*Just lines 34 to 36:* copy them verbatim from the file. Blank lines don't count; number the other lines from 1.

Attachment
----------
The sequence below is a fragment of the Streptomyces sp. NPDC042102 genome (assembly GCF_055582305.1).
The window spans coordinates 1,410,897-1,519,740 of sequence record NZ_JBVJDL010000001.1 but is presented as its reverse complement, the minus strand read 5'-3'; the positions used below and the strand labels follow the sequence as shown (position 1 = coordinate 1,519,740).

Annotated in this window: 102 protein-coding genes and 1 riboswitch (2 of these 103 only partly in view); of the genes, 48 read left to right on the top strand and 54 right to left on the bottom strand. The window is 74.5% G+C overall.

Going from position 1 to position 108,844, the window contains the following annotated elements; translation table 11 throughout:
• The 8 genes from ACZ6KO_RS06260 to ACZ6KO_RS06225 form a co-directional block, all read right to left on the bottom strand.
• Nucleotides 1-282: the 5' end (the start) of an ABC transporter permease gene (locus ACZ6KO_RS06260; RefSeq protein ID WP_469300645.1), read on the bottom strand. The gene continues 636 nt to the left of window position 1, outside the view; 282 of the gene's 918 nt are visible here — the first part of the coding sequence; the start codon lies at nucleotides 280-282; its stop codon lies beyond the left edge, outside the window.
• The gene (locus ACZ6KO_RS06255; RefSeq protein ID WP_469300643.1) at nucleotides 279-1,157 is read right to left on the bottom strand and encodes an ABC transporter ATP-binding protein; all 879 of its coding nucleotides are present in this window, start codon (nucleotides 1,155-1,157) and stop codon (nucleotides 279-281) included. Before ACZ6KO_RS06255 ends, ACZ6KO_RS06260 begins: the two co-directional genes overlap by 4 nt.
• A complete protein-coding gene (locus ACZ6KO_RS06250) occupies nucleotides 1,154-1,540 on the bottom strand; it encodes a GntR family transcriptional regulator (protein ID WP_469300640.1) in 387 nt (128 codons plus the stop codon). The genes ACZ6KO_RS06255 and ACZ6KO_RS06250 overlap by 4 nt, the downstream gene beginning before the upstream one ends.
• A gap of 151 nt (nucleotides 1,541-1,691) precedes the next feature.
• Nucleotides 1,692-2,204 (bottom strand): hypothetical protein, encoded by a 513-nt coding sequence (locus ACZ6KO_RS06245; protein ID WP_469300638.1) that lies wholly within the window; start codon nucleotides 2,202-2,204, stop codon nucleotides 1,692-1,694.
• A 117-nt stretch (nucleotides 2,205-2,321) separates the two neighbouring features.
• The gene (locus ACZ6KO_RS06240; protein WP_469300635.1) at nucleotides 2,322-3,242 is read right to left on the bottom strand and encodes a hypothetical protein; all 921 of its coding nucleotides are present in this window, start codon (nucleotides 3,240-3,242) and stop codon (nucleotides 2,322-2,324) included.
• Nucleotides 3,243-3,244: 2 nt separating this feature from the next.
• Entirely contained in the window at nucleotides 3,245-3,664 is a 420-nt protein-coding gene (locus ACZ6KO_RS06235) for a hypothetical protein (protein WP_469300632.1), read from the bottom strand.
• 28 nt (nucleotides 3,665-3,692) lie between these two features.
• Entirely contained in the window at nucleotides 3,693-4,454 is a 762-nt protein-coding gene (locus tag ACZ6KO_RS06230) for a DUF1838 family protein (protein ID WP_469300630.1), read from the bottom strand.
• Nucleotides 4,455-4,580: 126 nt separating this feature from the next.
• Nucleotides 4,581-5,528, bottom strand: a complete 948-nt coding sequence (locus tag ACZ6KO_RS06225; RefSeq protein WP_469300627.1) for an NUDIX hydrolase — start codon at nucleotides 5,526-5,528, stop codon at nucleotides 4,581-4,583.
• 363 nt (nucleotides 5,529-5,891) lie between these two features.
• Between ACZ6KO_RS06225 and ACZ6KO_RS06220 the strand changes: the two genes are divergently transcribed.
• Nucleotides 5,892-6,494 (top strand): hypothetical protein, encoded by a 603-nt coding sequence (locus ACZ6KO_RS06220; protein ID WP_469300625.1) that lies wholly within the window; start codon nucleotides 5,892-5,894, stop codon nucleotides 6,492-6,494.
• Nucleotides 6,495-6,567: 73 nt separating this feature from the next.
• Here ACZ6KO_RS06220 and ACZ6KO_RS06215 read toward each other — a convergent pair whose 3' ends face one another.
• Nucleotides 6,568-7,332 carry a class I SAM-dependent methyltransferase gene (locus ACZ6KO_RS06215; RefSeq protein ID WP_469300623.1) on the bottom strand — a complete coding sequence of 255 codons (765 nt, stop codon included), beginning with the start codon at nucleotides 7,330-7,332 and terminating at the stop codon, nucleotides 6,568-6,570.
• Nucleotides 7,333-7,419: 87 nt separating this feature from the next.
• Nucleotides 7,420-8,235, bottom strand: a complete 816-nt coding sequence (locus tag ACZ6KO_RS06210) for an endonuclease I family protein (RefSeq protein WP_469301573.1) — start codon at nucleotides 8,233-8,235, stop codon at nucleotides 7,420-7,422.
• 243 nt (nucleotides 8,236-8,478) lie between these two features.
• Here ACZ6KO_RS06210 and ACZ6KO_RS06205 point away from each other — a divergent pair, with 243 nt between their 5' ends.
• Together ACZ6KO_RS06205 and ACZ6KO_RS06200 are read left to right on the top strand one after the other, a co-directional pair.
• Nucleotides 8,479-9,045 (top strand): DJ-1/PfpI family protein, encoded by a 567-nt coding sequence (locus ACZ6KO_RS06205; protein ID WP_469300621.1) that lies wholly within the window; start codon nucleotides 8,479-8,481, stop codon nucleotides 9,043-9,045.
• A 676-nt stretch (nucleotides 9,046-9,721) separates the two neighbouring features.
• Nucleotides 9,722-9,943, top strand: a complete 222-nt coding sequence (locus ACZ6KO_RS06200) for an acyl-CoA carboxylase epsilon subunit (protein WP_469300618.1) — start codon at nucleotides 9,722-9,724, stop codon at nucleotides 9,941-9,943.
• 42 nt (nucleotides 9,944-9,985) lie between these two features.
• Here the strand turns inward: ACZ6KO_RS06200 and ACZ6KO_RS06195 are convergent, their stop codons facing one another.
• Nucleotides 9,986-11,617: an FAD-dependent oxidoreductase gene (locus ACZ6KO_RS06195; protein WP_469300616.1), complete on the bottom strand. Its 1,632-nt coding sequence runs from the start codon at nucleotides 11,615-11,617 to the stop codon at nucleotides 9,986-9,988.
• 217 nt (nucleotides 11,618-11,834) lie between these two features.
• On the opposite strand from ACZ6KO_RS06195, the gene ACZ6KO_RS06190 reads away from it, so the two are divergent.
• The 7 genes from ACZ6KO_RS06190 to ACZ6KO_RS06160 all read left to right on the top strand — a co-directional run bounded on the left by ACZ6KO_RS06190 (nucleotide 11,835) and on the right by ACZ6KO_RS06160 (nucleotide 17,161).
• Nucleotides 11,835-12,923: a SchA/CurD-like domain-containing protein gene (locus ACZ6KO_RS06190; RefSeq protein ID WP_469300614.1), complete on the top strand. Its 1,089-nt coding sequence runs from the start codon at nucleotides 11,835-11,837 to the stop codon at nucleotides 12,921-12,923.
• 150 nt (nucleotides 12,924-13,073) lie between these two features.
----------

• Here the strand turns inward: ACZ6KO_RS06200 and ACZ6KO_RS06195 are convergent, their stop codons facing one another.
• Nucleotides 9,986-11,617: an FAD-dependent oxidoreductase gene (locus ACZ6KO_RS06195; protein WP_469300616.1), complete on the bottom strand. Its 1,632-nt coding sequence runs from the start codon at nucleotides 11,615-11,617 to the stop codon at nucleotides 9,986-9,988.
• 217 nt (nucleotides 11,618-11,834) lie between these two features.